|Title||Effects of Gut Microbiota Manipulation by Antibiotics on Host Metabolism in Obese Humans : A Randomized Double-Blind Placebo-Controlled Trial|
|Author(s)||Reijnders, Dorien; Goossens, Gijs H.; Hermes, Gerben D.A.; Neis, Evelien P.J.G.; Beek, Christina M. van der; Most, Jasper; Holst, Jens J.; Lenaerts, Kaatje; Kootte, Ruud S.; Nieuwdorp, Max; Groen, Albert K.; Olde Damink, Steven W.M.; Boekschoten, Mark V.; Smidt, Hauke; Zoetendal, Erwin G.; Dejong, Cornelis H.C.; Blaak, Ellen E.|
|Source||Cell Metabolism 24 (2016)1. - ISSN 1550-4131 - p. 63 - 74.|
Chair Nutrition Metabolism and Genomics
|Publication type||Refereed Article in a scientific journal|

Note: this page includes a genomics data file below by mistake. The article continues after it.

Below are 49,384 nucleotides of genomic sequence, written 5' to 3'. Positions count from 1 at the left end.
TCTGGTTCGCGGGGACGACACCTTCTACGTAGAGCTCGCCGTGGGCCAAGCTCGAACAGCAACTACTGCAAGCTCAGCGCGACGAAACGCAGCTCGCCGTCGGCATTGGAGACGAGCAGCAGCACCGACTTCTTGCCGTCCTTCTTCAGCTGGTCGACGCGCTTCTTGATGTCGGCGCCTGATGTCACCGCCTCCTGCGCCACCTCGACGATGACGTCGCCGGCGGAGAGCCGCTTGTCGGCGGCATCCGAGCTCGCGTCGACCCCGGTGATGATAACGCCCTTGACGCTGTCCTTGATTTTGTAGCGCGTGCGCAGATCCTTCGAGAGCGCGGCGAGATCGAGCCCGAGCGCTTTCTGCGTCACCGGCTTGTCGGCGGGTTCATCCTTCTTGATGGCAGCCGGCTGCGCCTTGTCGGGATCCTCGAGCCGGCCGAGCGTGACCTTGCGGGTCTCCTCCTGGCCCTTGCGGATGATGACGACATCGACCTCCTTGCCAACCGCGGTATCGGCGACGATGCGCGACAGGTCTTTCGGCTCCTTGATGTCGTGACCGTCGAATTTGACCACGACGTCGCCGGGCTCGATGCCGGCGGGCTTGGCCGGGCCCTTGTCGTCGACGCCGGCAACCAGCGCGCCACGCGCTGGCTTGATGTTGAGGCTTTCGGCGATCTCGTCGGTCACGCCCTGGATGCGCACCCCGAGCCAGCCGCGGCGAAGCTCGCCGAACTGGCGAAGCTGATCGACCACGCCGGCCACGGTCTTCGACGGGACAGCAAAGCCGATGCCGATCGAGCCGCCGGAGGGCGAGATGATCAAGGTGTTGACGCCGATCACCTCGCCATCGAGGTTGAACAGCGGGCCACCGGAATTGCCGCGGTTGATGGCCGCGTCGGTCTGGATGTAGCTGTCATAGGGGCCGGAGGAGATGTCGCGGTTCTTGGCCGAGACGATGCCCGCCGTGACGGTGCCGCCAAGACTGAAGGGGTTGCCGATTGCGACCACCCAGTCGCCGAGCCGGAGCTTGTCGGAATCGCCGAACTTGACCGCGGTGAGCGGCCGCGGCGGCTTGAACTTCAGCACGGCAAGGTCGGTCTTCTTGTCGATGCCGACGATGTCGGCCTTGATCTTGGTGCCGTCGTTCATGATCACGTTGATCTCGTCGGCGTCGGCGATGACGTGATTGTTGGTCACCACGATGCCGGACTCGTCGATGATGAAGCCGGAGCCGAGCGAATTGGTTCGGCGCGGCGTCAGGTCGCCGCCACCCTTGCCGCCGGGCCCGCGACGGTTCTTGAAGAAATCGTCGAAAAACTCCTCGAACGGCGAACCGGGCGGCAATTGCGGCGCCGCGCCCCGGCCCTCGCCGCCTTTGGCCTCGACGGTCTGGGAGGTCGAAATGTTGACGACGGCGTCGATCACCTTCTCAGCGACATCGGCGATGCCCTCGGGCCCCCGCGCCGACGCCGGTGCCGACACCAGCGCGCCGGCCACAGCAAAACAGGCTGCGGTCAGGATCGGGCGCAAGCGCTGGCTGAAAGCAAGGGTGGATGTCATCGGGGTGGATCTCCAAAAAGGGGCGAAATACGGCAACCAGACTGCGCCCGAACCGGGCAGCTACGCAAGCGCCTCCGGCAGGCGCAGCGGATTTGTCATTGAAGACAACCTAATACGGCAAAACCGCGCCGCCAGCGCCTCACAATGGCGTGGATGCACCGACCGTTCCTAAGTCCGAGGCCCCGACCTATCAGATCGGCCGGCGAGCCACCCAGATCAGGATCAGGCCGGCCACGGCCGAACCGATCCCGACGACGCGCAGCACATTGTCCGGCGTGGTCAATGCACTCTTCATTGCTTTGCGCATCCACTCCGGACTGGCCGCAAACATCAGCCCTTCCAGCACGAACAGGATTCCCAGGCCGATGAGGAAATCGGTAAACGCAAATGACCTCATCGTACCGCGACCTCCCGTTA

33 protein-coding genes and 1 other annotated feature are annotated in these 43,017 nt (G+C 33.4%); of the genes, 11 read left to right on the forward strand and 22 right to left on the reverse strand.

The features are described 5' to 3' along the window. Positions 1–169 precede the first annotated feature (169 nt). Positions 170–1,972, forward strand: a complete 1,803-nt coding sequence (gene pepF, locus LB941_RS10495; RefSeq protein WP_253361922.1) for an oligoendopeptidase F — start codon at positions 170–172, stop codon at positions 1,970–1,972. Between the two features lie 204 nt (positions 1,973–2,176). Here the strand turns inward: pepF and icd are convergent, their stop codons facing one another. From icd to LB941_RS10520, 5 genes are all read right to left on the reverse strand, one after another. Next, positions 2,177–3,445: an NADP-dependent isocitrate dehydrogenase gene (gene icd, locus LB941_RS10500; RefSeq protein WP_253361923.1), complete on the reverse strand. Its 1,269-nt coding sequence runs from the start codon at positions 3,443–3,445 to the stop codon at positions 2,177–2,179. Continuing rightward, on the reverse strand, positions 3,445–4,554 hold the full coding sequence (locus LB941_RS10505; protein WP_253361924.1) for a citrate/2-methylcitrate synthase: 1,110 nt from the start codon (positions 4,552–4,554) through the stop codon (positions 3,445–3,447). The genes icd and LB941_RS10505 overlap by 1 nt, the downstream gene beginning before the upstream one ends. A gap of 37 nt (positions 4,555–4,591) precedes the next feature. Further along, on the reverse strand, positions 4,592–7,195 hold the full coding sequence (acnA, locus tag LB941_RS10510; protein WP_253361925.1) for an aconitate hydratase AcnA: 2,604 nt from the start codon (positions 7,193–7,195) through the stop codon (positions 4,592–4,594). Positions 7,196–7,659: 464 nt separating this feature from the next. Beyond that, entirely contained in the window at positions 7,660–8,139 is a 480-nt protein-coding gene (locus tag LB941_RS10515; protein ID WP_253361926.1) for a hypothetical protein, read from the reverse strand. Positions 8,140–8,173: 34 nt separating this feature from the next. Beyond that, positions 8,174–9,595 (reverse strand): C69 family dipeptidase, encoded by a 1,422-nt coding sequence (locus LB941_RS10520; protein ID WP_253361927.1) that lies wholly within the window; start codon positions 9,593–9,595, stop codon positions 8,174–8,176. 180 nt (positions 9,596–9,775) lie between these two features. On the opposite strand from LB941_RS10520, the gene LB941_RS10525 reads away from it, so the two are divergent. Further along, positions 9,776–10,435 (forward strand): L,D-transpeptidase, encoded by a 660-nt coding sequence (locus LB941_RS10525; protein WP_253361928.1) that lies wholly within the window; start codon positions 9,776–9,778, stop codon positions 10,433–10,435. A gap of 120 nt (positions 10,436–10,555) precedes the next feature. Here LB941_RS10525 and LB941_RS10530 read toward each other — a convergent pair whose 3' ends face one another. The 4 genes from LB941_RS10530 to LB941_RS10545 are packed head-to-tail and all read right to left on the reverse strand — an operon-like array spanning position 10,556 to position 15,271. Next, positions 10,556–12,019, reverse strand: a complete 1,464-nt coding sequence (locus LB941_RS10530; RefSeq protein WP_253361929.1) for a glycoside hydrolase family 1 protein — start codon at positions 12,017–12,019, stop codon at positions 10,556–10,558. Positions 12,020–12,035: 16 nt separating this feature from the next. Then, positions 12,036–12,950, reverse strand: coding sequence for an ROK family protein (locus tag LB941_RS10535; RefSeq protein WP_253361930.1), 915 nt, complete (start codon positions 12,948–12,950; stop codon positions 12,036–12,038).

The gut microbiota has been implicated in obesity and cardiometabolic diseases, although evidence in humans is scarce. We investigated how gut microbiota manipulation by antibiotics (7-day administration of amoxicillin, vancomycin, or placebo) affects host metabolism in 57 obese, prediabetic men. Vancomycin, but not amoxicillin, decreased bacterial diversity and reduced Firmicutes involved in short-chain fatty acid and bile acid metabolism, concomitant with altered plasma and/or fecal metabolite concentrations. Adipose tissue gene expression of oxidative pathways was upregulated by antibiotics, whereas immune-related pathways were downregulated by vancomycin. Antibiotics did not affect tissue-specific insulin sensitivity, energy/substrate metabolism, postprandial hormones and metabolites, systemic inflammation, gut permeability, and adipocyte size. Importantly, energy harvest, adipocyte size, and whole-body insulin sensitivity were not altered at 8-week follow-up, despite a still considerably altered microbial composition, indicating that interference with adult microbiota by 7-day antibiotic treatment has no clinically relevant impact on metabolic health in obese humans.